In a victory for Louisianans with disabilities, today a federal court in New Orleans entered a consent decree requiring adequate treatment and care long denied to detainees with mental illness housed in the state's prisons. This agreement provides mental health care to those charged with crimes but lacking the mental capacity to stand trial. The lawsuit was filed on behalf of one detainee and the Advocacy Center, a non-profit corporation designated by the state to protect and advocate for persons with disabilities.
For years, pretrial detainees who needed restorative mental health treatment were denied such care because Feliciana Forensic Facility, the state facility providing that treatment, has been out of bed space. The lack of treatment beds meant that many detainees ordered by the courts into the custody of Feliciana have remained in local jails without the ability to go to trial, for periods sometimes exceeding a year, despite their presumed innocence. This settlement ensures that the detainees will now be transferred to Feliciana in a timely manner, so that they can have their day in court.
"For years, pretrial detainees with mental illness in Louisiana were denied court-ordered forensic care, which meant that sick people who had not been convicted of any crimes were languishing in our jails," said Marjorie R. Esman, Executive Director of the ACLU of Louisiana, which represents the plaintiffs. "Under this agreement, the most vulnerable among us will now have the care they need. It's long past time for the State of Louisiana to recognize its responsibility towards people with disabilities in its custody."
The settlement ensures a host of reforms. Inpatient treatment will now be provided within 30 days of a finding of need, so that detainees will no longer have to wait months or years for medical help. Procedures have been established to ensure that adequate testing will be administered promptly and that those with emergency mental health needs will be transferred to Feliciana within two working days of assessment. Those with lesser but urgent needs will be transferred within ten working days. Ongoing reporting will ensure that these procedures are met and that all who qualify will receive the appropriate level of care. The U.S. District Court for the Eastern District of Louisiana will provide oversight for the implementation of the order.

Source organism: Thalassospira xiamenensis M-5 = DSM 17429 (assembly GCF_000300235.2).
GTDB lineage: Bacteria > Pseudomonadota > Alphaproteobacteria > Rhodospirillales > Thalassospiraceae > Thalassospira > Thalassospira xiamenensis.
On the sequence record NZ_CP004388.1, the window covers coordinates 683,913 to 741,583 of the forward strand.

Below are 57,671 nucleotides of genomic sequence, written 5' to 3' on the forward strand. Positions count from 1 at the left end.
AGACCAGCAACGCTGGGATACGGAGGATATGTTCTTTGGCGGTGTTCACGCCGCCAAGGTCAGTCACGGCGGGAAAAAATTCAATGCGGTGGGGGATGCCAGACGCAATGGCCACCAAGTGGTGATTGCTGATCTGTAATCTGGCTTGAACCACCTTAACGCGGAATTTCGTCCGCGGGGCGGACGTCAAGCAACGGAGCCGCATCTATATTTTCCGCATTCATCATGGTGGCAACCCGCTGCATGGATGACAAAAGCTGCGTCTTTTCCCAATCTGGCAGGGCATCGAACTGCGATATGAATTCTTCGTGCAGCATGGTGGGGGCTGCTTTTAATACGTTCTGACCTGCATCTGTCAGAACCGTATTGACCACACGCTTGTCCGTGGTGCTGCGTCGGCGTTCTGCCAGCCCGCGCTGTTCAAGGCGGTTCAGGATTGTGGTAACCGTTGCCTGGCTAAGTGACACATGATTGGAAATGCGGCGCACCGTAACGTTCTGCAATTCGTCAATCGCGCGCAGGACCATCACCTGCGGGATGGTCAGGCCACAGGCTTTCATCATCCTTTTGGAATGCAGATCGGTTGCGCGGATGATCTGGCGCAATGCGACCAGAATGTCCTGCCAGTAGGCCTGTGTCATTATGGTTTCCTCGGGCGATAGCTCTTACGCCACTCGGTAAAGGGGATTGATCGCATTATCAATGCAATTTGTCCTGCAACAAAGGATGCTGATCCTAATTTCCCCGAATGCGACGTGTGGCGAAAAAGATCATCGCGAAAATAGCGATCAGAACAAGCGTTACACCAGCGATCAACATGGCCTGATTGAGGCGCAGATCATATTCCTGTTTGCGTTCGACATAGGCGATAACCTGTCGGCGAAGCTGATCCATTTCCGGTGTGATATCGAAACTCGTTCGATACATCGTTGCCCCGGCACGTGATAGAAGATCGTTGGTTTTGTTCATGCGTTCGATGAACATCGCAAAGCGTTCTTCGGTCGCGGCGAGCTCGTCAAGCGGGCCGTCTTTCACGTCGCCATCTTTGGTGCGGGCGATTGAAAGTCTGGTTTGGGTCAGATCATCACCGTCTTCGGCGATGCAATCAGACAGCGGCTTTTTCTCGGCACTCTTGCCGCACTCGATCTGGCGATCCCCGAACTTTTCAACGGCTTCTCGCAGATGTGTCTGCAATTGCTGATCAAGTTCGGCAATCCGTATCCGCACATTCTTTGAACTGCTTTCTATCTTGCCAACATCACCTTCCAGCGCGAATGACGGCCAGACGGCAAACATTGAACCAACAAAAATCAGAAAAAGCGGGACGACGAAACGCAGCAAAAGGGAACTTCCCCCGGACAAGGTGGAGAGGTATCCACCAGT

"This case was designed to enforce state court orders that require detainees to receive treatment," said Marjorie Lindblom, a partner with Kirkland & Ellis LLP, a private law firm that has represented the plaintiffs pro bono. "The people affected by this agreement must receive proper care so that their competence to stand trial can be restored, if possible. Until now they've been denied that care and kept in jail for months or years. They will now be assured the care they need, so that the justice system can work for all of us."
Lois Simpson, Executive Director of the Advocacy Center states: "The conclusion of this case ensures that hundreds of prisoners with mental illness get the mental health treatment they need. The Advocacy Center, Louisiana's Protection and Advocacy agency, will continue to advocate until all Louisianans with mental illness receive quality mental health treatment."
The plaintiffs were represented by ACLU of Louisiana Legal Director Katie Schwartzmann; Marjorie Lindblom, Maura Klugman, and Adam Humann from the law firm of Kirkland & Ellis LLP; as well as Nell Hahn, Miranda Tait and Conception Otero from the Advocacy Center.
A copy of the Consent Decree is available here.